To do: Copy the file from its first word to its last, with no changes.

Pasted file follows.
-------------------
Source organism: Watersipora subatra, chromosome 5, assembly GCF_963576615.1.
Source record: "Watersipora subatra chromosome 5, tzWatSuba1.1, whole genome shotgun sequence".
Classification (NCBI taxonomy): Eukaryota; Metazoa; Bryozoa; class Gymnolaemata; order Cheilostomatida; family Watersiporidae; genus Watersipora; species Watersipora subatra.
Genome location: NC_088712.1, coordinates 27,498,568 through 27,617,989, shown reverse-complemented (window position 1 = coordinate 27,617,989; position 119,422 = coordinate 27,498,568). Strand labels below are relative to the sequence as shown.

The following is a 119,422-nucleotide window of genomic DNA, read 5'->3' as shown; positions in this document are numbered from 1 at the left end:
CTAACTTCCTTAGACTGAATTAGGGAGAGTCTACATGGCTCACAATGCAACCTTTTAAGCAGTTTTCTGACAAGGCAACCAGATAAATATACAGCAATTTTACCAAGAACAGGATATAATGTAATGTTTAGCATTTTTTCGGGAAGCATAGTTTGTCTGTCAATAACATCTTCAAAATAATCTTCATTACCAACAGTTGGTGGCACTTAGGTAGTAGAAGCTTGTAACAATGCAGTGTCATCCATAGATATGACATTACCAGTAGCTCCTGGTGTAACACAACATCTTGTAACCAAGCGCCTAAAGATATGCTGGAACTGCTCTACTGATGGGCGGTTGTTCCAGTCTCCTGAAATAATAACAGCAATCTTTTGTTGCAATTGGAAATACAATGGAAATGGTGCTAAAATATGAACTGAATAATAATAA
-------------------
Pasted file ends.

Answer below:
Source organism: Watersipora subatra, chromosome 5, assembly GCF_963576615.1.
Source record: "Watersipora subatra chromosome 5, tzWatSuba1.1, whole genome shotgun sequence".
Classification (NCBI taxonomy): Eukaryota; Metazoa; Bryozoa; class Gymnolaemata; order Cheilostomatida; family Watersiporidae; genus Watersipora; species Watersipora subatra.
Genome location: NC_088712.1, coordinates 27,498,568 through 27,617,989, shown reverse-complemented (window position 1 = coordinate 27,617,989; position 119,422 = coordinate 27,498,568). Strand labels below are relative to the sequence as shown.

The following is a 119,422-nucleotide window of genomic DNA, read 5'->3' as shown; positions in this document are numbered from 1 at the left end:
CTAACTTCCTTAGACTGAATTAGGGAGAGTCTACATGGCTCACAATGCAACCTTTTAAGCAGTTTTCTGACAAGGCAACCAGATAAATATACAGCAATTTTACCAAGAACAGGATATAATGTAATGTTTAGCATTTTTTCGGGAAGCATAGTTTGTCTGTCAATAACATCTTCAAAATAATCTTCATTACCAACAGTTGGTGGCACTTAGGTAGTAGAAGCTTGTAACAATGCAGTGTCATCCATAGATATGACATTACCAGTAGCTCCTGGTGTAACACAACATCTTGTAACCAAGCGCCTAAAGATATGCTGGAACTGCTCTACTGATGGGCGGTTGTTCCAGTCTCCTGAAATAATAACAGCAATCTTTTGTTGCAATTGGAAATACAATGGAAATGGTGCTAAAATATGAACTGAATAATAATAA